Mr Eddie Aylett, assistant head at Bower Park Academy talks about the importance of friendships.
Friends. We all need them. They help us get through life! Without them, our existence itself would falter and grind to a halt.
Socialising and communicating with others is something we do to survive. Having friends allow us to talk about our feelings, concerns and passions. We thrive from being around others. Without friends we would find ourselves isolated which could lead to depression and sometimes even suicide.
What is the perfect recipe for a good friendship?
- 2 heaping measures of trust
- 2 well rounded scoops of respect
- 2 generous portions of affection
- 2 equal amounts of sharing
Stir together until lumps and bumps are dissolved.
A friendship is a relationship based on mutual trust, acceptance, and common interests or values. People look to their friends for honest reactions, encouragement during bad times, understanding when they make mistakes and someone to listen too when you need them to.
There are two main types of friendships.
Casual friendships often occur because people go to the same school, live in the same neighbourhood, or have interests in common.
People tend to form close friendships with others who share similar goals, values, or interests. A close friend sticks by you in both good times and bad. You can trust a close friend to be truthful. A close friend is caring and sensitive to your feelings and can always be counted on.
Tips for making friends.
Be yourself; don't put on an act. Join groups that share your values or offer activities you like. Treat everyone with respect. Take a little time to talk with people you know causally. Ask questions that require more than just a yes or no answer.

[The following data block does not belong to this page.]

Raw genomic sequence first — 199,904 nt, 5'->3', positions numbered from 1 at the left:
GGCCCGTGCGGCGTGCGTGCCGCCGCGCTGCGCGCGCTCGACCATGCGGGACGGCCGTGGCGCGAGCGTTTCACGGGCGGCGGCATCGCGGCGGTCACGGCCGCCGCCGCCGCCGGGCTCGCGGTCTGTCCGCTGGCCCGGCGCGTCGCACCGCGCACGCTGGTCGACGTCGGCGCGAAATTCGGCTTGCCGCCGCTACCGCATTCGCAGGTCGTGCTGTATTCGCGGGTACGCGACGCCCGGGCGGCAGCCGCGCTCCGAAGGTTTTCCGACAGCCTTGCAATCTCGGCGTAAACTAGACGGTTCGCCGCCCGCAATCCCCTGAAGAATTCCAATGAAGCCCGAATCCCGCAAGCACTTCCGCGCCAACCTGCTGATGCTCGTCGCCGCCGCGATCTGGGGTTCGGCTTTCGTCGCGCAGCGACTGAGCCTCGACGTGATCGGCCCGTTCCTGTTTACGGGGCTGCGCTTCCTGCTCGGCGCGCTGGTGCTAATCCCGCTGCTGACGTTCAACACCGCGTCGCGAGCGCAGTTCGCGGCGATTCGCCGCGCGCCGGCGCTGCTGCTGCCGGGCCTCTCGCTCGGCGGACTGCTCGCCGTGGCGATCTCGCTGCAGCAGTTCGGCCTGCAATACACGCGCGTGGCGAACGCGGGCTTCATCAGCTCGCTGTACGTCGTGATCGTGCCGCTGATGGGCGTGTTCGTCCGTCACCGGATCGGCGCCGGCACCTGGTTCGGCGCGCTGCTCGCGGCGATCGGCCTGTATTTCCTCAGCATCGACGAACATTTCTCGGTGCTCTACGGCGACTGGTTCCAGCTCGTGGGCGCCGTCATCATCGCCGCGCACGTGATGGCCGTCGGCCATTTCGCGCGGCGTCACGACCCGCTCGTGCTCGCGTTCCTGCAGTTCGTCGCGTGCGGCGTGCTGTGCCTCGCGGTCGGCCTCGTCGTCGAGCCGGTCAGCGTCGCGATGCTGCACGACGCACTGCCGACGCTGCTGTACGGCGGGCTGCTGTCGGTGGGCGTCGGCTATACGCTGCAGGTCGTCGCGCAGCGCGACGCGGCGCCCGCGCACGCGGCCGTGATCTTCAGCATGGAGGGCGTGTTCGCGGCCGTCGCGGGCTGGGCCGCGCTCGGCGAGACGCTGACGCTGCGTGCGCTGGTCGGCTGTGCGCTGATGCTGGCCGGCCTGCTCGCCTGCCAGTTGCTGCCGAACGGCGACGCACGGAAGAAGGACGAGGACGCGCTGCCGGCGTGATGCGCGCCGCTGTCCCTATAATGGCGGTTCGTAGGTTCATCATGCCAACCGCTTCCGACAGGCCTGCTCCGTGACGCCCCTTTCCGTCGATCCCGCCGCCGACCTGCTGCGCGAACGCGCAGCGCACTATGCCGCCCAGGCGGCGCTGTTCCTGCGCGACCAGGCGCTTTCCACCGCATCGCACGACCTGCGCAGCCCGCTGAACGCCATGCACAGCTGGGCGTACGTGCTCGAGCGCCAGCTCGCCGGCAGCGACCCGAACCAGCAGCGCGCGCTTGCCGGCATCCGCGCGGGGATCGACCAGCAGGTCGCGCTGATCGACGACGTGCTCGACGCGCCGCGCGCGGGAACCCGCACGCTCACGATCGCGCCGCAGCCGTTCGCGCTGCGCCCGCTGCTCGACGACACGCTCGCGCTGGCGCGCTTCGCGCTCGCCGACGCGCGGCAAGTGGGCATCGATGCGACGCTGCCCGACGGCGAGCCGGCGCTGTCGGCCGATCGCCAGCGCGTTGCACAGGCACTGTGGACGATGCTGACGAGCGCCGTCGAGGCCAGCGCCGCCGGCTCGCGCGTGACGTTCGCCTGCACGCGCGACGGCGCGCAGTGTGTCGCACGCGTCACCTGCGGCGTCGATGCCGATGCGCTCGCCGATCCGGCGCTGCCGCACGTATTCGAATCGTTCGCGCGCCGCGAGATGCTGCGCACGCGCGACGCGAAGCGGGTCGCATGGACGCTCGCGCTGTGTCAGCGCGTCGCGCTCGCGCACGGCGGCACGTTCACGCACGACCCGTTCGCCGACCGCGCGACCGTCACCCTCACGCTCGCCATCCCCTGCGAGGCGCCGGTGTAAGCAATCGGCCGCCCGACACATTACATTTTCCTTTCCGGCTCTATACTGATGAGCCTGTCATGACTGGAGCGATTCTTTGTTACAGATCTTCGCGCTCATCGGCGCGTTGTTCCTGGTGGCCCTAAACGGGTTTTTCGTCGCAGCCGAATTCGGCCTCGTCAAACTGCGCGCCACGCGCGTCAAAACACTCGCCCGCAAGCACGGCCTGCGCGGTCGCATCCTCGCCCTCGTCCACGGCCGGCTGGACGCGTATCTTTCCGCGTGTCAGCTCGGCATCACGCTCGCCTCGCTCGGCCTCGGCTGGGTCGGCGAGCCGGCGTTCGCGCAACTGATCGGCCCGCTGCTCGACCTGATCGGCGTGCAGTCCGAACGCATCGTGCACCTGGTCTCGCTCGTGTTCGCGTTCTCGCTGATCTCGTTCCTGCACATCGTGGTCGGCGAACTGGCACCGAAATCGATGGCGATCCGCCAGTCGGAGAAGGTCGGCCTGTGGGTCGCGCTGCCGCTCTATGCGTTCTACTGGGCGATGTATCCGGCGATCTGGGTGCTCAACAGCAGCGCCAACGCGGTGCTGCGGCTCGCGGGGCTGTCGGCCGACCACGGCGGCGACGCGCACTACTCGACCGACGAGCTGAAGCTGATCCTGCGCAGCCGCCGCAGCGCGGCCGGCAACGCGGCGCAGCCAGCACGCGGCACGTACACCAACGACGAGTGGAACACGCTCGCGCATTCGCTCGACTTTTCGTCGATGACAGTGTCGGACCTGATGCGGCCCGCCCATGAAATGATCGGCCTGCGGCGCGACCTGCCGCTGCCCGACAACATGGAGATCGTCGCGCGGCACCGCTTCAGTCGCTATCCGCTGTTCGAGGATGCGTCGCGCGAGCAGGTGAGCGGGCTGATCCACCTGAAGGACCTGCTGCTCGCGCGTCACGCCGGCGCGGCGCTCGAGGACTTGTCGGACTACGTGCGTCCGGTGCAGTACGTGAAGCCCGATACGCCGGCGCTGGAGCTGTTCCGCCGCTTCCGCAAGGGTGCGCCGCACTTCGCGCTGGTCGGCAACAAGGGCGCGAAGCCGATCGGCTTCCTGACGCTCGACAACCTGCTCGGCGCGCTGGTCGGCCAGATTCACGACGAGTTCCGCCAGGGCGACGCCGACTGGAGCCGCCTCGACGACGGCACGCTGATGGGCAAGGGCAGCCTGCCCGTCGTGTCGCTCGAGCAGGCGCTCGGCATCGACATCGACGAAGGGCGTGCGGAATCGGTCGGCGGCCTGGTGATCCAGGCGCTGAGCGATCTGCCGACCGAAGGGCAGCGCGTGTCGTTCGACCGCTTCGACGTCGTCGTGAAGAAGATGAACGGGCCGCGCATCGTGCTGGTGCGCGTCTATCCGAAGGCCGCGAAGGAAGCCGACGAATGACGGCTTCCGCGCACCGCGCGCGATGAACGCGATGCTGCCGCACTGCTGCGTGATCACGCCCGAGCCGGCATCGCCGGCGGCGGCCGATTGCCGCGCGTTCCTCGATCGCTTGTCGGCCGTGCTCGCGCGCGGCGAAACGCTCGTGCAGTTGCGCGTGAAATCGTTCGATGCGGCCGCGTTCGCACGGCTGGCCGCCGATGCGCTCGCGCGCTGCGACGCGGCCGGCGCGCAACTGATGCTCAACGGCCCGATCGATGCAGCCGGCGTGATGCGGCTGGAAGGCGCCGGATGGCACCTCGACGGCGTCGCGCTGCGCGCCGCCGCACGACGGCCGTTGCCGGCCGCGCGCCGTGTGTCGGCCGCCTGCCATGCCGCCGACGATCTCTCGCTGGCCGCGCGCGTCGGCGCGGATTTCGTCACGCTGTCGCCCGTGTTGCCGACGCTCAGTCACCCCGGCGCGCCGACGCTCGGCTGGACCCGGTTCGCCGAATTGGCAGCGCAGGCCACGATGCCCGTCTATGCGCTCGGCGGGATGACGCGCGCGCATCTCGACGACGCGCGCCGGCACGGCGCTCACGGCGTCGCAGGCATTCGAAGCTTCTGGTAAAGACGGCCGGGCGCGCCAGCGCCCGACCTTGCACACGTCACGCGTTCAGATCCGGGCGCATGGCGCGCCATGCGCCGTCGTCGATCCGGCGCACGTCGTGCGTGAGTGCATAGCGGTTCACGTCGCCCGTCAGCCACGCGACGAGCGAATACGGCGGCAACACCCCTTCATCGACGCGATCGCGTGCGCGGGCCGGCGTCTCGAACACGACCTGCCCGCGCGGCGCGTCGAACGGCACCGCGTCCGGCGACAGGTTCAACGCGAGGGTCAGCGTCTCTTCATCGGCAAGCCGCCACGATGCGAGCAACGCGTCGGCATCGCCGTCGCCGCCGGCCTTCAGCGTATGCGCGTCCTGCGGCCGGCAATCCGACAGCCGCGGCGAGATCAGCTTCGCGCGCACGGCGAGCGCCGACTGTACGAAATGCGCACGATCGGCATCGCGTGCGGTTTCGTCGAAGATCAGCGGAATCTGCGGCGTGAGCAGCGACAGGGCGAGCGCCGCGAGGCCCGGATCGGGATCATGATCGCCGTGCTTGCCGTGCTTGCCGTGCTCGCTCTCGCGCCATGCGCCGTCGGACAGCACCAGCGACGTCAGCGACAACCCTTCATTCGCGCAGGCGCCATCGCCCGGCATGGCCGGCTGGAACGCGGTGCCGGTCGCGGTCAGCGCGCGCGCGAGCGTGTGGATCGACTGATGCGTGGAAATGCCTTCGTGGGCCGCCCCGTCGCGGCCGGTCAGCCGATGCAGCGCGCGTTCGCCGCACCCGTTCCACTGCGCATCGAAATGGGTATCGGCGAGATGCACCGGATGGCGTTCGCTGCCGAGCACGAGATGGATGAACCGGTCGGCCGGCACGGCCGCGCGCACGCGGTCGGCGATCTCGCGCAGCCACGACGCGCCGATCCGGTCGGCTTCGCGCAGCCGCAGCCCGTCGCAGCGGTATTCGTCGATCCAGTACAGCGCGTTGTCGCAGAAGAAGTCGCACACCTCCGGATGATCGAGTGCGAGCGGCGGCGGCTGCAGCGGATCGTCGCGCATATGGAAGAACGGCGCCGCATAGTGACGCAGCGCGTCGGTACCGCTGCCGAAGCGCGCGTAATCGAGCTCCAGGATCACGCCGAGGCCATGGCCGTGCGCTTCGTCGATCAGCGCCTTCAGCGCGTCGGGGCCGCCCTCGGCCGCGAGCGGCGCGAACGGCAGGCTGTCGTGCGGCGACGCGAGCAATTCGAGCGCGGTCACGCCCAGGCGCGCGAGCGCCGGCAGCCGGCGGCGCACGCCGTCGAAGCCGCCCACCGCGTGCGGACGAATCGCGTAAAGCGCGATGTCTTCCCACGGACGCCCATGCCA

Friendship can play a key role in helping someone live with or recover from a mental health problem and overcome the isolation that often comes with it. - Mental Health Foundation.
Being gay I had to go through the entire 'coming out' experience. Without having friends by my side to support me I wouldn't have been able to get through that part of my life. It was incredibly hard but as I had built trust with my friends I knew who to approach first, they were very accepting and then supported me further by giving advice on who I should tell next. I approached a friend before a relative!
Problems in friendships will always occur in one way or another. For example your friend might become jealous of your success or envious. It's very important to work through these arguments or disagreements - only then will friendships grow and become stronger/closer.
I have been through some traumatic friendship break-ups but it's all part of life - however blunt that may sound. As you age you begin to choose who you want in your life. You may leave secondary school thinking you'll stay in touch with your entire year group but the chances of that happening is very slim. You might take one or two friends with you and stay in touch for life. You may even disconnect yourself completely and form a new friendship circle elsewhere!
WYO Educate, part of the World Youth Organization is a workshop-based initiative to push forward important subjects so that more young people are educated in other areas, rather than just core themes.
As a program WYO Educate focuses on Sex Education, Mental Health, Lifestyle Skills, Careers and Politics.
Find out more here educate.worldyo.org